The roadblock to what should be a cooperative India-China-Russia-U.S. thorium development program, is the "Henry Hyde United States-India Peaceful Atomic Energy Cooperation Act," signed into law by President Bush on Dec. 18, 2006. To gain access to U.S. and international nuclear technology and enriched uranium fuel, India is supposed to give up its right to reprocess spent fuel and separate out the plutonium, as a show of support for the nuclear nonproliferation regime. That would cripple India's thorium program.
Tokyo Mayor Lashes Out at Both China and U.S.
Jan. 16 (EIRNS)Tokyo Mayor Shintaro Ishihara said on Jan. 9 that the United States and China will form stronger ties and leave Japan behind, because of the two countries' "money worship."
"The U.S. will gravitate more and more toward China at the expense of Japan as it seeks short-term benefit," Ishihara, 75, said in an interview with Bloomberg television. The "American and Chinese people share a similar value for just money, money, money."
Lyndon LaRouche, in an interview given to the Chinese press in August 2007, characterized Isihara as someone who "want[s Japan] to be an imperial power, allied with Britain, to feel like a Great Power."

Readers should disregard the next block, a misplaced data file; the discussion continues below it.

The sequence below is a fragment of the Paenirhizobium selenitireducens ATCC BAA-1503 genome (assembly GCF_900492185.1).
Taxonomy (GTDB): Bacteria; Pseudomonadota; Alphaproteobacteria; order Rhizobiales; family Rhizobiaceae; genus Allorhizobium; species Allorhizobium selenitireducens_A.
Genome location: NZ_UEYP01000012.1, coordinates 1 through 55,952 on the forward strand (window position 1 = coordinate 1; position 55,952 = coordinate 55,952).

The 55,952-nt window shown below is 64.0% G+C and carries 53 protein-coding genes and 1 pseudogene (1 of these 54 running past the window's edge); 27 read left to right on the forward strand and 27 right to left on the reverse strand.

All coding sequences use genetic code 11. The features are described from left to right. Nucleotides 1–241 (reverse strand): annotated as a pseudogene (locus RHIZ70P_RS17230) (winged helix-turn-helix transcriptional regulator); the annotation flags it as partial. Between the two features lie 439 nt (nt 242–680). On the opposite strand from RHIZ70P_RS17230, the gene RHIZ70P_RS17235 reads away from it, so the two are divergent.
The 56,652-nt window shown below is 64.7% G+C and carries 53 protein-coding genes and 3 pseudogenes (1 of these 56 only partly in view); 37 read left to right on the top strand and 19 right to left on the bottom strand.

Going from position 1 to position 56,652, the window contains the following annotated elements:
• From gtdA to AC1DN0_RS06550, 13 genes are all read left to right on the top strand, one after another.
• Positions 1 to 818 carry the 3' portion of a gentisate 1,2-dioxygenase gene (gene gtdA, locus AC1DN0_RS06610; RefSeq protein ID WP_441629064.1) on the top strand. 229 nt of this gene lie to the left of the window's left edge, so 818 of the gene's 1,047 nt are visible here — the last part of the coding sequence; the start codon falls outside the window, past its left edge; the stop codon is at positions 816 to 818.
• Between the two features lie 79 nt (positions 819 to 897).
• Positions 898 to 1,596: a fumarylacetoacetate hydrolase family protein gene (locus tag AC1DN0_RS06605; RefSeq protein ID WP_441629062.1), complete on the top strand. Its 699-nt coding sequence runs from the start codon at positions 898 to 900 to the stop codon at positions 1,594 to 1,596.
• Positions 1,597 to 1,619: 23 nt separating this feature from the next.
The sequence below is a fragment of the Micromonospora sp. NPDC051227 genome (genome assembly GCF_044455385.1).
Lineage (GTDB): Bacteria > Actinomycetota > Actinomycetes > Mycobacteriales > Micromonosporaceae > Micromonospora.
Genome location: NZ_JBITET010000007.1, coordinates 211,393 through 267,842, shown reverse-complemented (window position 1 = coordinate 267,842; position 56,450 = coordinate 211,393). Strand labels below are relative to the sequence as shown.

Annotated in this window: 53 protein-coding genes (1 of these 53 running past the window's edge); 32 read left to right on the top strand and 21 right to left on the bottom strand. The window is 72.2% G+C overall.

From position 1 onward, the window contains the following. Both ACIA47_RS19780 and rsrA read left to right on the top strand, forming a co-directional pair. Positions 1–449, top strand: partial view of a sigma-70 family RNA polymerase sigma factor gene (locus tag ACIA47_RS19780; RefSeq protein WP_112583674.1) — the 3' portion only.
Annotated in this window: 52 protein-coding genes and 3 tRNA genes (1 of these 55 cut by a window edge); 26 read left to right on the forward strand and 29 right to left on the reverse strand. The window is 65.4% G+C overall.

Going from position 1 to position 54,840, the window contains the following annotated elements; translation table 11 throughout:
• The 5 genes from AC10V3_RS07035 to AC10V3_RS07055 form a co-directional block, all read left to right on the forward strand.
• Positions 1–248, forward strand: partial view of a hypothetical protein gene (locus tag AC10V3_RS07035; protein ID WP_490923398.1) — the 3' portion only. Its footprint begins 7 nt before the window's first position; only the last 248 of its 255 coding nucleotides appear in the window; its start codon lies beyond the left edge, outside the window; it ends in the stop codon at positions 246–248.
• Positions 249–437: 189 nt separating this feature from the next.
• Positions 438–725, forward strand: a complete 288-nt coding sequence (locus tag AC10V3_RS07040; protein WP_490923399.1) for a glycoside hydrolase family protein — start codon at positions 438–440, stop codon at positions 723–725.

Isihara reiterated his view that Japan should scrap its security treaty with the U.S. and strengthen its military.
Growing ties between China and the U.S. are a "very dangerous thing," Ishihara said.
U.S. Commander Keating Builds Military Ties With China
Jan. 17 (EIRNS)Adm. Timothy Keating, commander of the U.S. Pacific Command, told journalists that his just-concluded trip to China had strengthened military relations between the U.S. and China, easing tensions after China had refused to approve a scheduled November visit to Hong Kong by the USS Kitty Hawk, and denied entry to two U.S. minesweepers caught in poor weather.
"A singular important reason for my visit to Beijing was to see appropriate-level officials," said Keating, "so as to develop the trust, understanding, to look them in the eye, and to get a phone number, so if something comes up that requires some background, some explanation, or is of a time-critical nature, I can make a phone call and have someone on the other end take a phone call. I don't know for a fact that will happen; I am much more confident today than I was before my first visit in May."
U.S. Deputy Secretary of State John Negroponte is in China for the semiannual U.S.-China Strategic Dialogue, as is Saeed Jalili, Iran's top nuclear negotiator. It was reported that Chinese Foreign Minister Yang Jiechi met with the two high officials, separately, but it may be that private U.S./Iranian discussions are taking place under Chinese auspices. British Prime Minister Gordon Brown is also in Beijing, officially on a totally different track.